The Scottish writer Robert Louis Stevenson (1850-1894) lived a brief and itinerant life of literary productivity and fragile health across the second half of the nineteenth century. Relegated posthumously to the ambivalent company of swashbuckling yarn-spinners from the high-water era of the British Empire, Stevenson has enjoyed recent critical reappraisals, and his works have seen new scrutiny. His links to Henry James have received attention, and his influence on Joseph Conrad, Borges, Nabokov, and other notable twentieth-century authors point to a literary importance perhaps still not fully appreciated.
Was Stevenson associated with the “Order of the Third Bird,” or one of its adjacencies? The question has been raised before, perhaps most elaborately in an essay by Reni Eppling published in the Proceedings of ESTAR(SER) entitled “Pieces of Eight: Captain Flint as a Pirate Bird” (Series II, Volume III, Issue 2; 1969). Briefly, the argument presented there amounted to a claim that the hard-swearing, doublet-wearing, two-hundred-year-old parrot named “Captain Flint,” who is the spirit animal of the pirate band in Stevenson’s Treasure Island (1883), must be understood as an avatar of Birdishness in the book as a whole — and specifically as an allegory of the author’s relationship to the Practice of the Order across the 1870s. Without rehearsing Eppling’s rather baroque case, it suffices to mention that the parrot in question does enact a kind of “vigilance” at several key junctures in the narrative, and that its uncanny powers of attention do receive explicit mention in the book. We will put aside, here, any discussion of Gonzalo Merrill’s animadversion on Eppling’s essay, both because his counterposition (that actual pirate communities in the Caribbean in the eighteenth century were built around Birdish practices of sustained attention) can be shown to have no basis in fact, and because Sonny Kirkeyard, in editing the Eppling-Merrill materials from the late 1960s and early 1970s, came to believe that Merrill’s reply to Eppling was probably a joke (and may actually have been written by Eppling herself).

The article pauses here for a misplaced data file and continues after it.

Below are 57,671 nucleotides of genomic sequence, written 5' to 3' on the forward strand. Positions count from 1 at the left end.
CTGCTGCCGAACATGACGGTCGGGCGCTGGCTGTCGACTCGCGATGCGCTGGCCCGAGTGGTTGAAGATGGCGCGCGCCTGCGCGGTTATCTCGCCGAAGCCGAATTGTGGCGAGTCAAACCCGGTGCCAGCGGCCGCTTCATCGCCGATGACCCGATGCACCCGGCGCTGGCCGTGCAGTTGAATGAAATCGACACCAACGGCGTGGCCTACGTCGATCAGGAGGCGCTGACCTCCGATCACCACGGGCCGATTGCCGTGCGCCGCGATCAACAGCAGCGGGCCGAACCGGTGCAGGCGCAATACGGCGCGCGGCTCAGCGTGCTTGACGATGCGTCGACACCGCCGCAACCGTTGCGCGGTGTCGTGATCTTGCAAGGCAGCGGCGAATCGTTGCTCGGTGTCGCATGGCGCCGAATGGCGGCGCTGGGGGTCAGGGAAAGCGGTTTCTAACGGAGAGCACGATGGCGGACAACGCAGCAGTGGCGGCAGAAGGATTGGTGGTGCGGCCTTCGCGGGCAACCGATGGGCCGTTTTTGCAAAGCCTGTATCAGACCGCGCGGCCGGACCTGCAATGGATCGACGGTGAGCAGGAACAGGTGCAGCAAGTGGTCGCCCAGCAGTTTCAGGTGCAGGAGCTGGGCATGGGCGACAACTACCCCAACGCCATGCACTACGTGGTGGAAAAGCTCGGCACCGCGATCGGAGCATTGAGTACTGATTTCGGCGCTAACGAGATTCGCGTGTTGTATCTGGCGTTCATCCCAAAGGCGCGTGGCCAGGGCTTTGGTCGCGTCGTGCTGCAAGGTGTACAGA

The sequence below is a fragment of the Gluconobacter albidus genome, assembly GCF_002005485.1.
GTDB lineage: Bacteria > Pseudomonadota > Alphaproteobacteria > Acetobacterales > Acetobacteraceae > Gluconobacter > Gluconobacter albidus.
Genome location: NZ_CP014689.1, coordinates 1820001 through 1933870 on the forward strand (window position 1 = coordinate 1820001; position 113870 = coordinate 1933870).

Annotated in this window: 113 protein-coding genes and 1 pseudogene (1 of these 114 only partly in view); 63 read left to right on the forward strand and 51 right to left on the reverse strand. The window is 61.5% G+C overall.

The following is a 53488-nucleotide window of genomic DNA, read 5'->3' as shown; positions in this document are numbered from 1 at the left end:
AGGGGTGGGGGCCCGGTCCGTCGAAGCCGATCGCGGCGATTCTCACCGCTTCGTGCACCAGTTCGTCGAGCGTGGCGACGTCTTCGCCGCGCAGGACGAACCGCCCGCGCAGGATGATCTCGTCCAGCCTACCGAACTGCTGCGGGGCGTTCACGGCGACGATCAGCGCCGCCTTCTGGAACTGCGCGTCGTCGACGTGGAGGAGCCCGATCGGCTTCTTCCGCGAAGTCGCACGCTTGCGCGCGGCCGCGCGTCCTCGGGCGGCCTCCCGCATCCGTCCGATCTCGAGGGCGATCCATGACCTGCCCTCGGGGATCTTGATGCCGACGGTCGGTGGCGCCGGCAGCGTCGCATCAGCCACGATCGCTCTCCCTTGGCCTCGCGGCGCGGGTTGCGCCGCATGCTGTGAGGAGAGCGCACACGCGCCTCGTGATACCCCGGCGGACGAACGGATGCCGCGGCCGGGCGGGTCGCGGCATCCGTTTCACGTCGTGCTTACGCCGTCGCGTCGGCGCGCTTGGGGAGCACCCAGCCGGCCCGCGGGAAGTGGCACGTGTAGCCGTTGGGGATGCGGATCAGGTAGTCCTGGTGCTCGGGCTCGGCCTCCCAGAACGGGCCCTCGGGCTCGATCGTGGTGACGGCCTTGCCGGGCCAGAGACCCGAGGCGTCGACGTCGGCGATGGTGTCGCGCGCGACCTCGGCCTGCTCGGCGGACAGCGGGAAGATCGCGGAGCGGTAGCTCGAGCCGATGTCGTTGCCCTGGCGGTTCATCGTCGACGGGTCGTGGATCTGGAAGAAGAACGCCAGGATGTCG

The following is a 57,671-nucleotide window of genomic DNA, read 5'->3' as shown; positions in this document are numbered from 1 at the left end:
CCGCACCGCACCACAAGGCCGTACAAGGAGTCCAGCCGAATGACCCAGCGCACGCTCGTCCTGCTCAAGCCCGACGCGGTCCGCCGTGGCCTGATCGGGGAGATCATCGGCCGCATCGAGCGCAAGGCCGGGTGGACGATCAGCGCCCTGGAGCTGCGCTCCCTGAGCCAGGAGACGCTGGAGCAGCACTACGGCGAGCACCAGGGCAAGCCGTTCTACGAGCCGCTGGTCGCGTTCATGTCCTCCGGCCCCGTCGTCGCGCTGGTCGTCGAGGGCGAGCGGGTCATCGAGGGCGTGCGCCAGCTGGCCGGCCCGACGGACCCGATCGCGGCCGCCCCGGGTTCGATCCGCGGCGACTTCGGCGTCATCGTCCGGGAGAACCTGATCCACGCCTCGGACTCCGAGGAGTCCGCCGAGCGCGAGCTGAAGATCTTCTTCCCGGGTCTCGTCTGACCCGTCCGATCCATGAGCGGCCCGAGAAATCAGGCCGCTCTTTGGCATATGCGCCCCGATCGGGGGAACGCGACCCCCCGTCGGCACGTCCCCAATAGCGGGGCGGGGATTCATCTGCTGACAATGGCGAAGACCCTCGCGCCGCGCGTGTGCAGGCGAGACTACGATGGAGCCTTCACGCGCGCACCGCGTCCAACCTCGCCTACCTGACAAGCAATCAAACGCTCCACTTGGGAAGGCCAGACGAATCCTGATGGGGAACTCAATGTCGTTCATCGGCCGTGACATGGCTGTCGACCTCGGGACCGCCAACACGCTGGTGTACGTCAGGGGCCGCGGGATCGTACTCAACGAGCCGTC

Be all that as it may, a lingering sense of Stevenson’s engagement with the Order has endured, and we have a recent query from an ESTAR(SER) researcher currently resident in Samoa (where the author lived out the last phase of his life, and died), who is apparently working on a new essay on Stevenson and the Birds. We reproduce it here in relevant part, and can facilitate any follow-up communication:
In the course of recent reading in the letters of Robert Louis Stevenson, I have been struck by what appears to be a veiled discussion of a tactic for use in the phase of NEGATION, such as is practices by devotees of the Avis Tertia. The reference appears in an 1894 letter from RLS to his cousin, the painter and critic Robert Alan Mowbray Stevenson. It would seem that the latter had attempted to narrate a particularly intense Action of the Birds in which he had participated (this letter we do not possess), and that RLS, in reply, wishes both to acknowledge the account, and gesture at a (related?) form of Negation that involves the total abolition of the present tense itself. Here is the relevant passage, from the final paragraph of the letter:
To look back, and to stereotype one bygone humour—what a hopeless thing! The mind runs ever in a thousand eddies like a river between cliffs. You (the ego) are always spinning round in it, east, west, north, and south. You are twenty years old, and forty, and five, and the next moment you are freezing at an imaginary eighty; you are never the plain forty-four that you should be by dates. (The most philosophical language is the Gaelic, which has no present tense…)
I am hopeful that any associates of ESTAR(SER) who might be in possession of information bearing on what we might want to call the “Gaelic Negation” will perhaps be willing to share details of such usages.